About Get Me Connected:
Get Me Connected is a specialist technology company providing reliable, fast and secure WiFi connectivity to events of all sizes and in the most challenging locations. Get Me Connected used the very best technology to bring internet services to events even when there is no existing connection.
The company’s HQ is in Rugby, Warwickshire.
Contact: Adam Steadman, CEO Get Me Connected
Tel: 0207 1111 656
Bringing bomb-proof WiFi to an underground nuclear bunker clinched a top industry award for event technology specialists Get Me Connected.
The company scooped the Best Venue Solution prize at the Event Technology Awards for its temporary installation at the remote ex-military site chosen as the venue for a secret party thrown by a well-known music streaming service.
Rugby-based Get Me Connected relished the technical challenge of getting guests online in an environment built to withstand nuclear attack.
The firm’s technicians took just two days to bring fast, rock-solid WiFi to the subterranean bunker, providing reliable coverage to all party areas – essential for the high-profile host whose reputation relies on dependable music streaming.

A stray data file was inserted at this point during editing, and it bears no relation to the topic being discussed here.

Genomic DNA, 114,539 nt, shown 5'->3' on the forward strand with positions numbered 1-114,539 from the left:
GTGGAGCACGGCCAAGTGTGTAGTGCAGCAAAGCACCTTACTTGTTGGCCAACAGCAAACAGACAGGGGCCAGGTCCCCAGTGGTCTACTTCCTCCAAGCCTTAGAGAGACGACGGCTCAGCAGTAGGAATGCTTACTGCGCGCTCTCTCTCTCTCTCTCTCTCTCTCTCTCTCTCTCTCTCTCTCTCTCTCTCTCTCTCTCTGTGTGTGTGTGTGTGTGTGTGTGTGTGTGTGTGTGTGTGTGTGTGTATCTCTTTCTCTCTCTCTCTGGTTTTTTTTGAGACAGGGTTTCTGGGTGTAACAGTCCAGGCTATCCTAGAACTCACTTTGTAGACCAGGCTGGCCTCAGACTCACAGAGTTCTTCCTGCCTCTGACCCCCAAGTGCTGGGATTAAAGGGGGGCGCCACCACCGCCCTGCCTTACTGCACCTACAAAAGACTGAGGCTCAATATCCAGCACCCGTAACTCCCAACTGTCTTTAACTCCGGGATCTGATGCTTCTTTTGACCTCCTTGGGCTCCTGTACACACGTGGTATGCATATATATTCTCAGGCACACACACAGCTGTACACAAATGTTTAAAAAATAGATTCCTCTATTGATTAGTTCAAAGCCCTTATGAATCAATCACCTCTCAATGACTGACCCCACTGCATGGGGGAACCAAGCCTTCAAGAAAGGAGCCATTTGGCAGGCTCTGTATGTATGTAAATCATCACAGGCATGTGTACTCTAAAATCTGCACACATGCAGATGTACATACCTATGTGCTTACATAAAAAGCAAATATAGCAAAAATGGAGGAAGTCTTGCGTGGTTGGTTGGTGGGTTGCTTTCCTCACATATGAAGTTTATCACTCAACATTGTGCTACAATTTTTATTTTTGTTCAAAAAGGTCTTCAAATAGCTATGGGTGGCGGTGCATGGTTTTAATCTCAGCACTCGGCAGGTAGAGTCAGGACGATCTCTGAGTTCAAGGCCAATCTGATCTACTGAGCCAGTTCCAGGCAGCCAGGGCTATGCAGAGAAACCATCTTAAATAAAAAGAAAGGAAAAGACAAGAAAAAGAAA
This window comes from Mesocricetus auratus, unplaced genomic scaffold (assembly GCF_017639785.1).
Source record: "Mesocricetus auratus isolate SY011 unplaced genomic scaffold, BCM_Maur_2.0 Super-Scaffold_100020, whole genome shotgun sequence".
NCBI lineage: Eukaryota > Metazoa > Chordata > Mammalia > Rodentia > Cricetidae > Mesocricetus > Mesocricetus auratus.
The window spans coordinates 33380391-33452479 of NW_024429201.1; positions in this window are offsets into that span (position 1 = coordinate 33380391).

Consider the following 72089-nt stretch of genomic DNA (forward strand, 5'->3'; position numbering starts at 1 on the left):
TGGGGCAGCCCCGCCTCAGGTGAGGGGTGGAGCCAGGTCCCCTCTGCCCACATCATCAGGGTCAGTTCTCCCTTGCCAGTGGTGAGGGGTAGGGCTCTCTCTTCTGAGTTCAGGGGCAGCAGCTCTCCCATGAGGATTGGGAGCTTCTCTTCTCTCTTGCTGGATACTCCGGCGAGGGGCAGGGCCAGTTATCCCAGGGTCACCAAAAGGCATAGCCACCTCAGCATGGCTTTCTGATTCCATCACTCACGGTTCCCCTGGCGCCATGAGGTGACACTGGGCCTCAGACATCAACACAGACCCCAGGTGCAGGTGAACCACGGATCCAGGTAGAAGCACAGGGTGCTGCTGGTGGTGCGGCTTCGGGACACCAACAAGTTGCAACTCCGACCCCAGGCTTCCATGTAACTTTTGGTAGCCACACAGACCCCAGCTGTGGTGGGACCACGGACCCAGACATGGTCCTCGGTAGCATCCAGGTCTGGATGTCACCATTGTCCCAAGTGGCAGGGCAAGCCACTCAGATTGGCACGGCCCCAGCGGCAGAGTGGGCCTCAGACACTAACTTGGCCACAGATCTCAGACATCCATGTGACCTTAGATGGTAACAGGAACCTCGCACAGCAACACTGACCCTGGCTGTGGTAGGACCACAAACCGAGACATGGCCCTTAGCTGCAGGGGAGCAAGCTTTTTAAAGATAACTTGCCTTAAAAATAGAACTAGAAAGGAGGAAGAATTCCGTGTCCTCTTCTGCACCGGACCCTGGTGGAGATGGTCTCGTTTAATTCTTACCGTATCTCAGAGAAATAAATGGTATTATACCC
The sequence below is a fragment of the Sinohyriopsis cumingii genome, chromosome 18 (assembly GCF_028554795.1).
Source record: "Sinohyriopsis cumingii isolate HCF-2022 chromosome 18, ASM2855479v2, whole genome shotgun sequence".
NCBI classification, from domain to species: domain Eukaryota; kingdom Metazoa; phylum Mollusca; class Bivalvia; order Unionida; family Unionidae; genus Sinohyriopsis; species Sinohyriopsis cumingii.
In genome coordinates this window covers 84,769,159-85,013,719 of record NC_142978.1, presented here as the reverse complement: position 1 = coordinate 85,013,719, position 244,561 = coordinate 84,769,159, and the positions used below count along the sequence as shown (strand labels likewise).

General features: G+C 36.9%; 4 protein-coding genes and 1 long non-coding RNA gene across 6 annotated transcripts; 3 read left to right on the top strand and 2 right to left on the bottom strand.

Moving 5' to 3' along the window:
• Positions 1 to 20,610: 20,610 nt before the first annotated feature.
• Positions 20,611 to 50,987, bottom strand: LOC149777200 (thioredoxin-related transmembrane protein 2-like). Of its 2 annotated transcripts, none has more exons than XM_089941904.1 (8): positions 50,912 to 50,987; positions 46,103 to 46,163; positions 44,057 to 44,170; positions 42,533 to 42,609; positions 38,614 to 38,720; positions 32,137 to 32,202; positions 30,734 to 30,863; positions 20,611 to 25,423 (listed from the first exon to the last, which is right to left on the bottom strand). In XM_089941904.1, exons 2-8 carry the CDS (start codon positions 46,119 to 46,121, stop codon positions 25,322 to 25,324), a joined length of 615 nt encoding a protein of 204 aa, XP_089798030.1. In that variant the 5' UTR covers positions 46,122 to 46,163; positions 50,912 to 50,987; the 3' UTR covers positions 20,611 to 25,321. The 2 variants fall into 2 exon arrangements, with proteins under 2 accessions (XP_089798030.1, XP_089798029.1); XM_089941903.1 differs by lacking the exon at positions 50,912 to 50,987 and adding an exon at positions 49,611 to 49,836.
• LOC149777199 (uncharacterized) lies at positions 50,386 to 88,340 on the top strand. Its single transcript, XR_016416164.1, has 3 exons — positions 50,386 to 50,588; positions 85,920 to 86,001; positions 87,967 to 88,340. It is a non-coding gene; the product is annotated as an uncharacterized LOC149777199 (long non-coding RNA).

It meant guests could access event media and content, while telling the world what a great time they were having on social media, with additional networks set up for staff, admin and event technology.
Get Me Connected was up against stiff competition including the O2 arena and Cvent. CEO Adam Steadman said: “To win such a high-profile award means a lot to us as a company. There were some very big companies in the running and we went in feeling like the underdog, so to win it was really good.”
For the bunker party, Get Me Connected set up a 100Mbs temporary capability made up of multiple satellite and LTE connections.
To avoid congestion and allow a potentially large number of devices to connect, the newer 5Ghz spectrum was used in addition to the more common 2.4Ghz, making more channels available with a stronger signal.
The distances from ground level and the bunker meant the firm’s engineers had to establish a bespoke fibre network backbone, as traditional cabling would not have been up to the job. It resulted in capacity for more than 10,000 WiFi devices, far more than was needed by the 250 guests.